Starting this month, the IRS has announced they will be sending letters to a small group of taxpayers whose overdue accounts are being assigned to one of four private-sector collection agencies. In an effort to help consumers understand this process better, Better Business Bureau of Minnesota and North Dakota (BBB) offers insight, based on IRS materials, on what taxpayers, particularly those with outstanding debts, should know.
“This is something a bit new,” said Susan Adams Loyd, President and CEO of Better Business Bureau of Minnesota and North Dakota. “For a long time, we’ve told consumers the IRS wouldn’t call them. Though that’s changed somewhat, some of the information we regularly give out remains the same – such as calls threatening debtors with arrest not being legitimate. That will still hold true.”
The new program, authorized by a federal law enacted by Congress in 2015, enables these four designated contractors to collect, on the government’s behalf, unpaid tax debts. According to the IRS, these are unpaid tax obligations not currently being worked by IRS collection employees. These debts are often ones that were assessed by the tax agency several years ago. This program begins this week and will expand later in the spring and summer.
Like the IRS, BBB has concerns this change might lead to scammers using the new program to try to defraud people. However, there are many ways to determine whether contact you receive in regard to claimed tax debts are legitimate. According to the IRS, people with overdue taxes will always receive multiple contacts – letters and phone calls – from the IRS first, not private debt collectors. The IRS will always notify a taxpayer before transferring their accounts to a private collection agency.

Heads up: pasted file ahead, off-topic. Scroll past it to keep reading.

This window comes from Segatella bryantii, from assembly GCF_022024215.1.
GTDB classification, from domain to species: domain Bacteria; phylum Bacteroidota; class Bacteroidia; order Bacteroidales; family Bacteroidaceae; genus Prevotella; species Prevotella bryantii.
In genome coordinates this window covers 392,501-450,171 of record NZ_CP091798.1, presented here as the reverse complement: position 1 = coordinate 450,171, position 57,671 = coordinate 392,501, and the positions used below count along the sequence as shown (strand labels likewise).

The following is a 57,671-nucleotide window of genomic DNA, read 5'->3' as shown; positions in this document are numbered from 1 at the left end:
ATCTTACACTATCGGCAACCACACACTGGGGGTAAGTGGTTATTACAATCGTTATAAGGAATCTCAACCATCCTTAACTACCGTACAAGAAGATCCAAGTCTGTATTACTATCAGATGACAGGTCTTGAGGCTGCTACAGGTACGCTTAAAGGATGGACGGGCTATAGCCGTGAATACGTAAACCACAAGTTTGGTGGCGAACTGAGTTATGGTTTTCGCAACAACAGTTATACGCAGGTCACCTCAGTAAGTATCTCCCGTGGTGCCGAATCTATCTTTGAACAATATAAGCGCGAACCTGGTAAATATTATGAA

In addition, the IRS says the process will work like this:
• The private debt collection company will send a letter to the taxpayer, and the IRS will send a letter to the taxpayer. Consumers who are still living at the address where the letters are sent will be clear on the process. However, if the taxpayer has moved and hasn’t notified the IRS, they may get calls from the private debt collection company their account has been assigned to, if the collection agency is able to locate them through other means. Taxpayers can use Form 8822 to update the IRS with their new address; https://www.irs.gov/uac/form-8822-change-of-address.
• Private debt collectors will be able to identify themselves as contractors of the IRS collecting taxes. These employees must follow the provisions of the Fair Debt Collection Practices Act, and like IRS employees, must be courteous and respect taxpayers’ rights.
• Consumers with outstanding tax debts will pay money directly to the IRS, not the private debt collection company. They will be given options shown on this page: https://www.irs.gov/payments. Private debt collectors will not ask and cannot accept credit card information over the phone.
• Taxpayers can ask for their account to be transferred from the private debt collection back to the IRS, if they prefer.
The IRS adds that private collection firms will only be calling about tax debts individuals have had – and been aware of – for years, debts which they have been contacted about previously by the IRS. Taxpayers can verify they have an unpaid tax debt from a previous year by visiting www.irs.gov/balancedue.